It’s being reported that Derek Chauvin will probably be able to collect his police pension as Minnesota state law does not prohibit convicted felons from claiming state pensions. Any civil suit against Chauvin will be paid by the city of Minneapolis. Meaning, ultimately, tax payers pay for the murder of George Floyd while Chauvin pays nothing, and collects a paycheck for the rest of his life, potentially as soon as 2026, (assuming state law doesn’t change before then.)

When you consider this environment, it’s not hard to see where you’d get cops that don’t feel accountable.

The third major element is popular culture. This may sound a little tenious, and I’ll probably revisit this in depth if anyone’s curious, however, yes, popular media does affect how people view the world.

We have nearly a century of video media presenting police as, “the good guys.” Some of this goes back to The Motion Picture Production Code in the 1930s, which had a very simplistic, and absolute, set of rules regarding the presentation of crime and law enforcement. However, even after the Production Code’s demise, we still have a lot of media which presents police as unambiguous heroes.

At this point, as a nation, we have two separate police forces. The one that exists in the real world, and a fictionalized version that doesn’t. If you rarely, or never, interact with the real thing, it’s easy to fill in the blanks from the fiction. The danger is, if you are part of the real thing, it’s easy to self-justify using that same fiction.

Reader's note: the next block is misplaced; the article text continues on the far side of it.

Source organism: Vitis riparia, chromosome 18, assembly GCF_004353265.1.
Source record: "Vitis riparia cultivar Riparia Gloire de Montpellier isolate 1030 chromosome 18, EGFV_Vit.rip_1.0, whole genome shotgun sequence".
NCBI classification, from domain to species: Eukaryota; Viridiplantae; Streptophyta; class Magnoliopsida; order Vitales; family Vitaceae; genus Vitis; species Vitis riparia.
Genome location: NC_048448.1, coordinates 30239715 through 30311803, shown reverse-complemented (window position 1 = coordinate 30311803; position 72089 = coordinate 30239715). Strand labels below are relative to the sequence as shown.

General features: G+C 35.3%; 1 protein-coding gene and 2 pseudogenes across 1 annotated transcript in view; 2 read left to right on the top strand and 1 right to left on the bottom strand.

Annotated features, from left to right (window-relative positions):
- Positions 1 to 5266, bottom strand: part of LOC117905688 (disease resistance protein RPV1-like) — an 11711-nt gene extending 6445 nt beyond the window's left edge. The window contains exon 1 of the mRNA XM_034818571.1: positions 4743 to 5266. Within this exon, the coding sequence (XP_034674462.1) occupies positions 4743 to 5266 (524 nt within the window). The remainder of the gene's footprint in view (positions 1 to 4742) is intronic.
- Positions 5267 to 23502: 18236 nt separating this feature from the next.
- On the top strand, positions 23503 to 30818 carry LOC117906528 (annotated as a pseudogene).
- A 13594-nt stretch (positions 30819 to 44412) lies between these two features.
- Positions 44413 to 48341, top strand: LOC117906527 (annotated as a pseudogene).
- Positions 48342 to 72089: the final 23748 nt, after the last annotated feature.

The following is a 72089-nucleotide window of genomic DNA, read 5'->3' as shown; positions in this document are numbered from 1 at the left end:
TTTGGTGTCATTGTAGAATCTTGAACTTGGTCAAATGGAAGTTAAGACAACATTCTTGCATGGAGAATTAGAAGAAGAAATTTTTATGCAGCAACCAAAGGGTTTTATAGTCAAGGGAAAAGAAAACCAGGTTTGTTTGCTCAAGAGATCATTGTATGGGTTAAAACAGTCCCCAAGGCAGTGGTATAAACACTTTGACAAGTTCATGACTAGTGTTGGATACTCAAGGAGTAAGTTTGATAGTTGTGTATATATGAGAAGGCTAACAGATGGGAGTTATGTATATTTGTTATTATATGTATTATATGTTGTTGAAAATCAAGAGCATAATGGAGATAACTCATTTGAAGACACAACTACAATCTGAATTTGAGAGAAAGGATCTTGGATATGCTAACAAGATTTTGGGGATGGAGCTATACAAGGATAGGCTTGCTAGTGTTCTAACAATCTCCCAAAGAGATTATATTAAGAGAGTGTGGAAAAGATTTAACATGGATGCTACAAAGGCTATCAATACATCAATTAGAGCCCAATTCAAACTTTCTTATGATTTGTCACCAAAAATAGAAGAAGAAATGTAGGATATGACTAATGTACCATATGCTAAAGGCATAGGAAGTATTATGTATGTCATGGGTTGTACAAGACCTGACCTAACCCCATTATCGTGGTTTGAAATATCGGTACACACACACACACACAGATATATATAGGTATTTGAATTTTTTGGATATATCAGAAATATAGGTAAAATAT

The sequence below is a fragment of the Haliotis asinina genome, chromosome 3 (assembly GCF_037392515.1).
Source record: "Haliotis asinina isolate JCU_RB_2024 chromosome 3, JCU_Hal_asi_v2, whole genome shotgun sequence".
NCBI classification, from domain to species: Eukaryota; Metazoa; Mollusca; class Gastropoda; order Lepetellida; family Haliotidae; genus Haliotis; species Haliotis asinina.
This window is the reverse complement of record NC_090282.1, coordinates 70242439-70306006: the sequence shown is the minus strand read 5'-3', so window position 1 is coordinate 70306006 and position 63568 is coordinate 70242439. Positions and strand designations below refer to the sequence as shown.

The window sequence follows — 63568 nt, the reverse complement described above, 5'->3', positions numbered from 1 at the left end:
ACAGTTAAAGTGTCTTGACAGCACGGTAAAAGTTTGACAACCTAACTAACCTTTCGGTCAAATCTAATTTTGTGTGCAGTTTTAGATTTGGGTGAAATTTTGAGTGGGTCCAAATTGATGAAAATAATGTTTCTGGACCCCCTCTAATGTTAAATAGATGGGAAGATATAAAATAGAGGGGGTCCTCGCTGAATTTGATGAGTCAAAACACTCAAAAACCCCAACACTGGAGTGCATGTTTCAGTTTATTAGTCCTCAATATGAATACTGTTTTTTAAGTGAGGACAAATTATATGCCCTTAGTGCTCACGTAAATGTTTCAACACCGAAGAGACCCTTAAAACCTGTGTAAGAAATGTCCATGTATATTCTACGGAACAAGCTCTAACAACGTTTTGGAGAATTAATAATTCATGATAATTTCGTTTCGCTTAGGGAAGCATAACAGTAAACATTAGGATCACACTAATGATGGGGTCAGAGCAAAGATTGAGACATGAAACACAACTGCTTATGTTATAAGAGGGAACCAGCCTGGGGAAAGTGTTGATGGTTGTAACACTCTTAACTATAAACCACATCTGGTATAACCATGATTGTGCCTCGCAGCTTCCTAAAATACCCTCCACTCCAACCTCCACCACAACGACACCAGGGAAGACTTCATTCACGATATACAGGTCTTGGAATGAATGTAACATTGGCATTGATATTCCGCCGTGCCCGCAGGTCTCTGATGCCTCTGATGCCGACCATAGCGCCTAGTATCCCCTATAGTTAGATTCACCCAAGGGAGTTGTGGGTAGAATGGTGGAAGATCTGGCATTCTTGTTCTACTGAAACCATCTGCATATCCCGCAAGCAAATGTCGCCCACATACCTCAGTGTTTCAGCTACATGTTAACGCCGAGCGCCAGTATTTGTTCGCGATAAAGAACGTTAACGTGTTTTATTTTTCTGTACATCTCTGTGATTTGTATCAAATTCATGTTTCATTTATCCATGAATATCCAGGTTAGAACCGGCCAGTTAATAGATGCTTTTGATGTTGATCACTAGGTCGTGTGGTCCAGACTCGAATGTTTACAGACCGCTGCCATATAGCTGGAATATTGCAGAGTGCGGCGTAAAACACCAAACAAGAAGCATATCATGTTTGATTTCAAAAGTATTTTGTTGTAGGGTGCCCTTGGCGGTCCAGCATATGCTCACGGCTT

(If you’re not from the States, it’s probably worth noting that the real US law enforcement is broken up between City, County, State, and Federal agencies. There’s a lot of moving pieces. When, I’m saying, “there’s one,” I’m referring to the idea that there is the real gestalt of “American Law Enforcement.”)

With exception of shows like The Shield, the norm in American media is hero cops. Doesn’t matter if it’s Dragnet, Law & Order, CSI or hundreds of other shows and films. This creates real problems. In particular, CSI is a headache for prosecutors and defense attorneys as it has created an unrealistic expectation for, and faith in forensic evidence among juries.

The problem is that, “every good story needs a bad guy.” I’d quibble over this point, and have, but in the genre of the cop shows it is expected. Cops chase criminals, and before the hour is up, “they’ll have their man.”